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Points Schmoints - CHAPTER 17
The Defense Never Rests
© Marty Bergen


Order Points Schmoints here   Other Bergen books
Index   TOC

Prior Chapter:
DO A LOT WITH A LITTLE                                                                  145

Note: Only summaries are included below -
see book for details

When to Say No to Second Hand Low                                                     155

You Be the Judge                                                                                      158

If Declarer Smart, Defender Not                                                             162

Give Partner the Signal                                                                            164

When to Say No to Second Hand Low

“...the world is full of competent declarers, but the truly expert defender is a rare bird indeed.”

                                                                            Hugh Kelsey

One basic principle of card play is second hand low. When you play second to a trick, there is usually no rush to play a high card. Why? Because your partner still has the opportunity to compete for the trick.

Second hand low, although sound advice, is only a guideline. Sometimes logic dictates that you play second hand high. How many exceptions are there to second hand low?  The list is longer than you might think. You should play second hand high in order to:

1.    Take the setting trick.

2.    Obtain the lead (e.g., in order to give partner a ruff).

3.    Keep an opponent from winning a trick cheaply. For example, you have KQJx and declarer leads toward dummy's A10.

4.    Win a trick that might disappear if you do not take it now.

5.    Prevent declarer or dummy from winning a singleton honor.

6.    Cover an honor, hoping to promote a card for your side.

7.    Preserve an entry to partner's hand (usually against notrump).

Page 155
© Marty Bergen

You Be the Judge

“The persons who feel it necessary to conclude each hand with a magisterial correction of their partners (and their opponents as well) have no place at the bridge table, or anywhere else they might come into contact with civilized beings.”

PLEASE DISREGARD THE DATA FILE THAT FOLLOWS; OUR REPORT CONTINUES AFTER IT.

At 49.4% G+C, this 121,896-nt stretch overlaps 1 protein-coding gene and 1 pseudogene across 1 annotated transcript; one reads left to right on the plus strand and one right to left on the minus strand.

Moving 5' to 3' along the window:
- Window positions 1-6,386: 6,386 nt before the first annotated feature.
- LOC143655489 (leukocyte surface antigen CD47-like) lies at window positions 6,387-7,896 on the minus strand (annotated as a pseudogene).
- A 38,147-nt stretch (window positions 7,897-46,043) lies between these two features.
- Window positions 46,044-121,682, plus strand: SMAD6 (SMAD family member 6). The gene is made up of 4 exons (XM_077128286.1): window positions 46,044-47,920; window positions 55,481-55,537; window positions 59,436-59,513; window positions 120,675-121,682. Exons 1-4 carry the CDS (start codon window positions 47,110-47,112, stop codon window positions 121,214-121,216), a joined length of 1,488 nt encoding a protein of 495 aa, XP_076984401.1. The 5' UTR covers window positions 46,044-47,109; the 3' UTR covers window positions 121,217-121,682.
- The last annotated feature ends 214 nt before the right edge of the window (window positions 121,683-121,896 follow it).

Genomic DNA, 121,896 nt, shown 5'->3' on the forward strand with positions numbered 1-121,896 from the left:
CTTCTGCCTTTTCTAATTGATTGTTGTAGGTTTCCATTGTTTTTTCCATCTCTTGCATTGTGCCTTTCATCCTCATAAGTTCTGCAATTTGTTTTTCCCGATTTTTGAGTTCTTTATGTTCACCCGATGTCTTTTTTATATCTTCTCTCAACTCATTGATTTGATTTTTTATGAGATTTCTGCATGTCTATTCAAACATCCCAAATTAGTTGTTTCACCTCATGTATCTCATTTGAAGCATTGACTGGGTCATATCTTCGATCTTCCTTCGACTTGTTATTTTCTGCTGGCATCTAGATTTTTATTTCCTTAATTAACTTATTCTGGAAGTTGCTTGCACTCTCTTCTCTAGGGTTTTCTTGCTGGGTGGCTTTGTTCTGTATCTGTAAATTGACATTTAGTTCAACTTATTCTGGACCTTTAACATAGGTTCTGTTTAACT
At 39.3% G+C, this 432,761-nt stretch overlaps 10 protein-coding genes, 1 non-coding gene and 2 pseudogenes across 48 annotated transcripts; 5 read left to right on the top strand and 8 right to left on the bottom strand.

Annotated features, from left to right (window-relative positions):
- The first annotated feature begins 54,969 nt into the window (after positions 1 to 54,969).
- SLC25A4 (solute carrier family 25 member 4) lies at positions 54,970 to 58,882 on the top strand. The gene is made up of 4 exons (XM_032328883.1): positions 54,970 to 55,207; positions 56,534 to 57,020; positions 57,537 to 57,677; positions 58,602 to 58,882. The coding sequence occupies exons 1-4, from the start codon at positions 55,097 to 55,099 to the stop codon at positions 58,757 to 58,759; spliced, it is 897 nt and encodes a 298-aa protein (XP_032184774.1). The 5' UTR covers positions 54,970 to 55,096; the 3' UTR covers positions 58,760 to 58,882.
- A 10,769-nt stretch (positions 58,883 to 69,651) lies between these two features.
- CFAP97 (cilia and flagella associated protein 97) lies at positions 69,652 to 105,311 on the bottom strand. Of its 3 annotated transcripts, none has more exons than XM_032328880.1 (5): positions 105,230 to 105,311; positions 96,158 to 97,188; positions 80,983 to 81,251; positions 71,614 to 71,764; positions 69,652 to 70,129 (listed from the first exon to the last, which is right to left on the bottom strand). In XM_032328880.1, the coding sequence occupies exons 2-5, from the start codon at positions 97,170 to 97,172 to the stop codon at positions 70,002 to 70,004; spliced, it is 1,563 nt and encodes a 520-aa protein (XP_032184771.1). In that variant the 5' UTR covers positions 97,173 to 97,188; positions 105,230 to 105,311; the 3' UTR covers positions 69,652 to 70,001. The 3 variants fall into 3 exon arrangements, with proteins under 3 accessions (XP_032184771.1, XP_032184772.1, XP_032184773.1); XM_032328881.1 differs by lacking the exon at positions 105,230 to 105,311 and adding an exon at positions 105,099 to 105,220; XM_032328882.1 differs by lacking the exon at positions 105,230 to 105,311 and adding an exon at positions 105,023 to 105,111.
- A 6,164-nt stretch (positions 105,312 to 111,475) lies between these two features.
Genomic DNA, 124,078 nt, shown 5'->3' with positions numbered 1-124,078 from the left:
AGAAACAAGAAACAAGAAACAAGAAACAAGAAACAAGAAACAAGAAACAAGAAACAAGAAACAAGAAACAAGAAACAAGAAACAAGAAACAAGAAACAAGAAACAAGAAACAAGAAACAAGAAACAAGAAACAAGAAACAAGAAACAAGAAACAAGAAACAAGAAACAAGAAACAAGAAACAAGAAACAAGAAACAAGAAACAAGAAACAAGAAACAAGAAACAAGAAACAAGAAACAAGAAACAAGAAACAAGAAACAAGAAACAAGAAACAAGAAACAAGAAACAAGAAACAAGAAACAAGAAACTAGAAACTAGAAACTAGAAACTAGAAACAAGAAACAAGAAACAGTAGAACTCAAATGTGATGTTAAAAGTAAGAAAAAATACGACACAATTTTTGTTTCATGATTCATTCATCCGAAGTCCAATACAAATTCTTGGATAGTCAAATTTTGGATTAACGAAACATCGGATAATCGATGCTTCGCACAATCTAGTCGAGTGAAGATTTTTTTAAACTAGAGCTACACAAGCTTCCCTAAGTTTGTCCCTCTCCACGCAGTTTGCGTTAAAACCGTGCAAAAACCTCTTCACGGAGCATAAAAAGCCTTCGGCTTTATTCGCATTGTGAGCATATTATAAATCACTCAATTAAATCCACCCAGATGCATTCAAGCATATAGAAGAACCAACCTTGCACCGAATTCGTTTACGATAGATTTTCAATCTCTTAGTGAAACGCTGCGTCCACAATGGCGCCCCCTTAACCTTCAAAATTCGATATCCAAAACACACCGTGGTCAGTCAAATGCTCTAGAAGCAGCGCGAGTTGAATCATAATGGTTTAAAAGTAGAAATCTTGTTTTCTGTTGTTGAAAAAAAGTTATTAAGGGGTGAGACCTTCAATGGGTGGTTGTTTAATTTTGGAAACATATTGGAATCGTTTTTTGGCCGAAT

Elmer Davis, bridge writer, Harper's Magazine

A bridge partnership consists of two individuals, who invariably have different points of view. Postmortems are seldom dull, particularly after a disaster. Rationalization, partner-bashing and damage control are inevitable, even when the culprits are otherwise fair-minded.


If Declarer Smart, Defender Not

“Never reproach your partner if there is the slightest thing for which you can reproach yourself.”


Ely Culbertson

If your opponents are consistently bidding to the best contract, you may not be competing and preempting enough. If declarer is playing too skillfully, perhaps you are not putting up a challenging enough defense.


Give Partner the Signal

Most experts, if asked, are quick to explain suit-preference signals. They emphasize that unlike all other defensive signals, suit preference is usually given by the person leading to the trick. Perhaps it might be more helpful if they were called suit-preference leads.

Suit-preference signals are ideal when you are attempting to give partner a ruff.


THROW LOSERS, KEEP WINNERS                                                   169

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